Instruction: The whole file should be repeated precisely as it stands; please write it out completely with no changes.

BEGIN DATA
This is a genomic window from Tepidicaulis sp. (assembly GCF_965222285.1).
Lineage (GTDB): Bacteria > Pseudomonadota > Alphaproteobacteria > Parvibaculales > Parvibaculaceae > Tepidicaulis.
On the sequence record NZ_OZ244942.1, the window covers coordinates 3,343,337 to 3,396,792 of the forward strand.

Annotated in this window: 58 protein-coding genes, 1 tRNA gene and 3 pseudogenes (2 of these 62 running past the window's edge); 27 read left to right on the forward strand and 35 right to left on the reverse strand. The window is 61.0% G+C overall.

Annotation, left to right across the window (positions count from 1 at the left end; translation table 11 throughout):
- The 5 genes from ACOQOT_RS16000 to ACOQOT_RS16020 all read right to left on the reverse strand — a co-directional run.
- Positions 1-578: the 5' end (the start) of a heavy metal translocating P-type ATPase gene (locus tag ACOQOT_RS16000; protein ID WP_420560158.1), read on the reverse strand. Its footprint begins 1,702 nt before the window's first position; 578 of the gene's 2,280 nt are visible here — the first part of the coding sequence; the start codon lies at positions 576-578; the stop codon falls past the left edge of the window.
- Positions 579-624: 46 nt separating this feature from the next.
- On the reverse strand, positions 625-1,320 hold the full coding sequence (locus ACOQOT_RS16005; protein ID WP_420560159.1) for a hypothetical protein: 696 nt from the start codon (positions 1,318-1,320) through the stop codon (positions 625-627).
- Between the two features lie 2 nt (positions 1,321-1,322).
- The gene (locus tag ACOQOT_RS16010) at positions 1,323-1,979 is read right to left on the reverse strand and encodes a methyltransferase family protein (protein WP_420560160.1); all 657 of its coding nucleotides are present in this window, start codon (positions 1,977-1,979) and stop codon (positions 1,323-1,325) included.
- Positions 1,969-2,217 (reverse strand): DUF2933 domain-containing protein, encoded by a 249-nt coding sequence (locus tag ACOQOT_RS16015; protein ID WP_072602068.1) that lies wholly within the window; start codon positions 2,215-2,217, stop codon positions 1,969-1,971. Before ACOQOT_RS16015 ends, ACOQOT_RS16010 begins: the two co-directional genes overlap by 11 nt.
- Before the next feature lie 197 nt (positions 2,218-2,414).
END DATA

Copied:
This is a genomic window from Tepidicaulis sp. (assembly GCF_965222285.1).
Lineage (GTDB): Bacteria > Pseudomonadota > Alphaproteobacteria > Parvibaculales > Parvibaculaceae > Tepidicaulis.
On the sequence record NZ_OZ244942.1, the window covers coordinates 3,343,337 to 3,396,792 of the forward strand.

Annotated in this window: 58 protein-coding genes, 1 tRNA gene and 3 pseudogenes (2 of these 62 running past the window's edge); 27 read left to right on the forward strand and 35 right to left on the reverse strand. The window is 61.0% G+C overall.

Annotation, left to right across the window (positions count from 1 at the left end; translation table 11 throughout):
- The 5 genes from ACOQOT_RS16000 to ACOQOT_RS16020 all read right to left on the reverse strand — a co-directional run.
- Positions 1-578: the 5' end (the start) of a heavy metal translocating P-type ATPase gene (locus tag ACOQOT_RS16000; protein ID WP_420560158.1), read on the reverse strand. Its footprint begins 1,702 nt before the window's first position; 578 of the gene's 2,280 nt are visible here — the first part of the coding sequence; the start codon lies at positions 576-578; the stop codon falls past the left edge of the window.
- Positions 579-624: 46 nt separating this feature from the next.
- On the reverse strand, positions 625-1,320 hold the full coding sequence (locus ACOQOT_RS16005; protein ID WP_420560159.1) for a hypothetical protein: 696 nt from the start codon (positions 1,318-1,320) through the stop codon (positions 625-627).
- Between the two features lie 2 nt (positions 1,321-1,322).
- The gene (locus tag ACOQOT_RS16010) at positions 1,323-1,979 is read right to left on the reverse strand and encodes a methyltransferase family protein (protein WP_420560160.1); all 657 of its coding nucleotides are present in this window, start codon (positions 1,977-1,979) and stop codon (positions 1,323-1,325) included.
- Positions 1,969-2,217 (reverse strand): DUF2933 domain-containing protein, encoded by a 249-nt coding sequence (locus tag ACOQOT_RS16015; protein ID WP_072602068.1) that lies wholly within the window; start codon positions 2,215-2,217, stop codon positions 1,969-1,971. Before ACOQOT_RS16015 ends, ACOQOT_RS16010 begins: the two co-directional genes overlap by 11 nt.
- Before the next feature lie 197 nt (positions 2,218-2,414).